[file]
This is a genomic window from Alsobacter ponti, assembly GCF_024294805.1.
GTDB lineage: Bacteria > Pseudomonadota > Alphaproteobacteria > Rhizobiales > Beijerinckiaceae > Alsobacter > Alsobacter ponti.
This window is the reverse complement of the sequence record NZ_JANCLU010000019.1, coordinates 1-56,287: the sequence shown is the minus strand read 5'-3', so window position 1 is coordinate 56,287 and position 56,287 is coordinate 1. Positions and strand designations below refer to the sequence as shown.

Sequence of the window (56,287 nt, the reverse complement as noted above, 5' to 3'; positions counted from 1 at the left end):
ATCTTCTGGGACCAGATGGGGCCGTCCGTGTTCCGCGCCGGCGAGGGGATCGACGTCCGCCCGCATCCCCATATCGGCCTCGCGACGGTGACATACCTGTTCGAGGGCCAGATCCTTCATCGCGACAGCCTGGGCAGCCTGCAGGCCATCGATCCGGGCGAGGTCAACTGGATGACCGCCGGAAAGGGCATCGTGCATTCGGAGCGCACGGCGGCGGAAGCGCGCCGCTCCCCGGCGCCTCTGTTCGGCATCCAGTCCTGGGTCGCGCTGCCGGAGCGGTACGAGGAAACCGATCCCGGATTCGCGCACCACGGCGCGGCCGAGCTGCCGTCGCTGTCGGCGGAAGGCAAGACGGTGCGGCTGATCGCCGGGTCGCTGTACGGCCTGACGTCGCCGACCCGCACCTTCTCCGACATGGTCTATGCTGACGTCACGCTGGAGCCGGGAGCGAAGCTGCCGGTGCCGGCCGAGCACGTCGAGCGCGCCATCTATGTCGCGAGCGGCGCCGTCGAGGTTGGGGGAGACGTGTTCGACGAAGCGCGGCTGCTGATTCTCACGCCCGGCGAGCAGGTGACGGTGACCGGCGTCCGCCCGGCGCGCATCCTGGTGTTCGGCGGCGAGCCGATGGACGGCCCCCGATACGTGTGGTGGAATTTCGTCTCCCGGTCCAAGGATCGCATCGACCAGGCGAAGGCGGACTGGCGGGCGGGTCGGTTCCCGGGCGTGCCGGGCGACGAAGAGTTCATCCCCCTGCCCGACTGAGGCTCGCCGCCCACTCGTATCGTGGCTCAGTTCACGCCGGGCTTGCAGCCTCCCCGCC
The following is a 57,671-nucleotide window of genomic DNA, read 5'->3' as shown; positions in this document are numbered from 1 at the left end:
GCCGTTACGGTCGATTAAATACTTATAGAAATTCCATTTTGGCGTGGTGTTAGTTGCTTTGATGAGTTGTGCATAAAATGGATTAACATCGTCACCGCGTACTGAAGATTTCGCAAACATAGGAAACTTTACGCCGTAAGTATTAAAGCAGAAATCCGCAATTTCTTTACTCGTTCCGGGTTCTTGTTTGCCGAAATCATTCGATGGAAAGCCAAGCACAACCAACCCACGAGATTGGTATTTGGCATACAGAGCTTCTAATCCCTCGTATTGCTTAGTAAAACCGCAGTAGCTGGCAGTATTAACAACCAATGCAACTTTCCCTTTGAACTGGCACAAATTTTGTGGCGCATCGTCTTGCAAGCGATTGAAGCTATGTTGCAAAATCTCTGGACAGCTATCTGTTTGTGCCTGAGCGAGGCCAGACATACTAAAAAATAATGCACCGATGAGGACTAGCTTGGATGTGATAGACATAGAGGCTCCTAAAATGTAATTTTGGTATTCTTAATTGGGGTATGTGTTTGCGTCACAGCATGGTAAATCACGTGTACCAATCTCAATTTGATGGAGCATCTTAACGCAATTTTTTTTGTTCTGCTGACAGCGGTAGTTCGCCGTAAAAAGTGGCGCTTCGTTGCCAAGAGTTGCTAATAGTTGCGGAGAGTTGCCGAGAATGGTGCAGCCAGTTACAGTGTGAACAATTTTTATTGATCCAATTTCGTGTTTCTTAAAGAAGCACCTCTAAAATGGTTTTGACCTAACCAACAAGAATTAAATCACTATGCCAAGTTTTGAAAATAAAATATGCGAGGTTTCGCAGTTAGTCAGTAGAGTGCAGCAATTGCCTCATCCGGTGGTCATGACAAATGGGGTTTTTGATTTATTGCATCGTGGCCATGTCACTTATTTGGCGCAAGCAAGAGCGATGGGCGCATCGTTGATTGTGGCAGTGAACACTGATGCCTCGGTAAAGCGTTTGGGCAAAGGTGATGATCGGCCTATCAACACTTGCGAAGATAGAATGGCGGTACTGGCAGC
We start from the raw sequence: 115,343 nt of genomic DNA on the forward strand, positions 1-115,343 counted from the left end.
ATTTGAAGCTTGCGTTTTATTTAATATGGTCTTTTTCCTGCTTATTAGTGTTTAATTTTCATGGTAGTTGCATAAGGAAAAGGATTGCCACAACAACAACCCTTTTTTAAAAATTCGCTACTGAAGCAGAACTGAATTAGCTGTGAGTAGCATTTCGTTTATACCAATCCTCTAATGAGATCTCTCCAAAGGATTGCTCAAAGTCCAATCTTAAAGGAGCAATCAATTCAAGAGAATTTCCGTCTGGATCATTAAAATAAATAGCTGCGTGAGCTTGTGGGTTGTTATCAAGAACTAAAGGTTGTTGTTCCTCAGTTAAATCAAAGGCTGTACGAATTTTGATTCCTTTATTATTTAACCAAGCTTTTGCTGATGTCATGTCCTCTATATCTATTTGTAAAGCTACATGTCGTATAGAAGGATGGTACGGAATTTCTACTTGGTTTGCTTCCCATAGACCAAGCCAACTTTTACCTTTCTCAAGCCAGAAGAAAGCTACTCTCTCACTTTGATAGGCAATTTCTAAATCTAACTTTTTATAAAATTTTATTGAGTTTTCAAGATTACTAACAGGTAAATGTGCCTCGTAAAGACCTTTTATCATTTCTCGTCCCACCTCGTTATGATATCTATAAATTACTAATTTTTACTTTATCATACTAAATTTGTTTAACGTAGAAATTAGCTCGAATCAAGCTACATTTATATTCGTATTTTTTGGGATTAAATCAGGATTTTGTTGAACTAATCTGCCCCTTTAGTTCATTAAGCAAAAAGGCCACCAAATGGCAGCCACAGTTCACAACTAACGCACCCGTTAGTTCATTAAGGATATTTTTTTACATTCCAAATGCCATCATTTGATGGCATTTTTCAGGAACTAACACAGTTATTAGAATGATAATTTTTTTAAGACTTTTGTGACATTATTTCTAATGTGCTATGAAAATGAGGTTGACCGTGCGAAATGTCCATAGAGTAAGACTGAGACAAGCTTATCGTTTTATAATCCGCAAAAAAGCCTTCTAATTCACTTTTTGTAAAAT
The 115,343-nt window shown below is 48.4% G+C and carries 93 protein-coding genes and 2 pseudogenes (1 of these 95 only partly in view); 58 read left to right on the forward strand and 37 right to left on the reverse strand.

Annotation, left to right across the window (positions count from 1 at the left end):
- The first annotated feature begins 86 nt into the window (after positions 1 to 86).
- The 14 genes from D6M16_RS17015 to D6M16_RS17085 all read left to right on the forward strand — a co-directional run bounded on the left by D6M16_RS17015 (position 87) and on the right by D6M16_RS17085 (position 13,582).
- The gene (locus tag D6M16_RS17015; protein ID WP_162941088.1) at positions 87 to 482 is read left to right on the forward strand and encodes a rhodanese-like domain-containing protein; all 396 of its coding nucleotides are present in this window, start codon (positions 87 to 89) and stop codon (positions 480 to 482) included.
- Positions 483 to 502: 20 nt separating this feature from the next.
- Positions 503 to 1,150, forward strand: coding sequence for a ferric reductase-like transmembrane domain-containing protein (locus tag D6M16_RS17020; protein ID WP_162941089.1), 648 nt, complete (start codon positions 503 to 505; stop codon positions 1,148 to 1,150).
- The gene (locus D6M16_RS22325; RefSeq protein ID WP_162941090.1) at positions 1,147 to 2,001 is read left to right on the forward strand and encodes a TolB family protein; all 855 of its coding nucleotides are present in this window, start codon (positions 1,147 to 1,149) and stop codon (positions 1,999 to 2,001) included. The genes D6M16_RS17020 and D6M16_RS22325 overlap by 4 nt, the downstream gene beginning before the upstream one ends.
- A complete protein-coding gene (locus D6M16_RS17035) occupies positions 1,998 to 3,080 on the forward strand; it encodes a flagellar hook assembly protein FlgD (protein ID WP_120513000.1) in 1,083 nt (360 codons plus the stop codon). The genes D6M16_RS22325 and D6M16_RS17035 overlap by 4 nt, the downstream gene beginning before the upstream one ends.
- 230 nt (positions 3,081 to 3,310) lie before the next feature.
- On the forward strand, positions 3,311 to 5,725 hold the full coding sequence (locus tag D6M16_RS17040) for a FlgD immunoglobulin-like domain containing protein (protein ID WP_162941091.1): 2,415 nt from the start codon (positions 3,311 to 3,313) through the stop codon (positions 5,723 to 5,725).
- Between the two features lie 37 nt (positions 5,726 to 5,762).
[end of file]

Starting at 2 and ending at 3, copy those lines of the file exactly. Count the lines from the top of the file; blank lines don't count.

GTDB lineage: Bacteria > Pseudomonadota > Alphaproteobacteria > Rhizobiales > Beijerinckiaceae > Alsobacter > Alsobacter ponti.
This window is the reverse complement of the sequence record NZ_JANCLU010000019.1, coordinates 1-56,287: the sequence shown is the minus strand read 5'-3', so window position 1 is coordinate 56,287 and position 56,287 is coordinate 1. Positions and strand designations below refer to the sequence as shown.